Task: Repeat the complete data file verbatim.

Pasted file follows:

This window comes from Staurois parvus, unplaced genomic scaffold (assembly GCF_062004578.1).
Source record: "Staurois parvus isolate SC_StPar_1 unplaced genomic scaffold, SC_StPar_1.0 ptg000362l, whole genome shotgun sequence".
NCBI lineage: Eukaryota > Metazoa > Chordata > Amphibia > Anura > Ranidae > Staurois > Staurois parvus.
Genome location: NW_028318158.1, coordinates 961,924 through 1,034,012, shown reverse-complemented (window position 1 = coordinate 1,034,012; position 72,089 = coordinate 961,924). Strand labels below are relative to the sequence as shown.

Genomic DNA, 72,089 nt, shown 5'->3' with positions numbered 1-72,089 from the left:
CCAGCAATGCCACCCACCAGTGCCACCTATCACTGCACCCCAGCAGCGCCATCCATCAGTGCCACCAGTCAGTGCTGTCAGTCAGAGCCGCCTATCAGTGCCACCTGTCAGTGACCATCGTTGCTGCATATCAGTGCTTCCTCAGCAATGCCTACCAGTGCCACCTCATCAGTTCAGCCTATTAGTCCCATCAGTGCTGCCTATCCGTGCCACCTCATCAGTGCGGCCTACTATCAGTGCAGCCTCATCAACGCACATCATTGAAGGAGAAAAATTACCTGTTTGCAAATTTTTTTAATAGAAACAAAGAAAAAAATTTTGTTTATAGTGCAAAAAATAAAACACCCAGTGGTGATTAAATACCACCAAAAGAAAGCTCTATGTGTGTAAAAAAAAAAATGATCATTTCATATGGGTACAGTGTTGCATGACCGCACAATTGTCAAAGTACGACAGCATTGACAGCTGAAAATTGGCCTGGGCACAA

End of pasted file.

This window comes from Staurois parvus, unplaced genomic scaffold (assembly GCF_062004578.1).
Source record: "Staurois parvus isolate SC_StPar_1 unplaced genomic scaffold, SC_StPar_1.0 ptg000362l, whole genome shotgun sequence".
NCBI lineage: Eukaryota > Metazoa > Chordata > Amphibia > Anura > Ranidae > Staurois > Staurois parvus.
Genome location: NW_028318158.1, coordinates 961,924 through 1,034,012, shown reverse-complemented (window position 1 = coordinate 1,034,012; position 72,089 = coordinate 961,924). Strand labels below are relative to the sequence as shown.

Genomic DNA, 72,089 nt, shown 5'->3' with positions numbered 1-72,089 from the left:
CCAGCAATGCCACCCACCAGTGCCACCTATCACTGCACCCCAGCAGCGCCATCCATCAGTGCCACCAGTCAGTGCTGTCAGTCAGAGCCGCCTATCAGTGCCACCTGTCAGTGACCATCGTTGCTGCATATCAGTGCTTCCTCAGCAATGCCTACCAGTGCCACCTCATCAGTTCAGCCTATTAGTCCCATCAGTGCTGCCTATCCGTGCCACCTCATCAGTGCGGCCTACTATCAGTGCAGCCTCATCAACGCACATCATTGAAGGAGAAAAATTACCTGTTTGCAAATTTTTTTAATAGAAACAAAGAAAAAAATTTTGTTTATAGTGCAAAAAATAAAACACCCAGTGGTGATTAAATACCACCAAAAGAAAGCTCTATGTGTGTAAAAAAAAAAATGATCATTTCATATGGGTACAGTGTTGCATGACCGCACAATTGTCAAAGTACGACAGCATTGACAGCTGAAAATTGGCCTGGGCACAA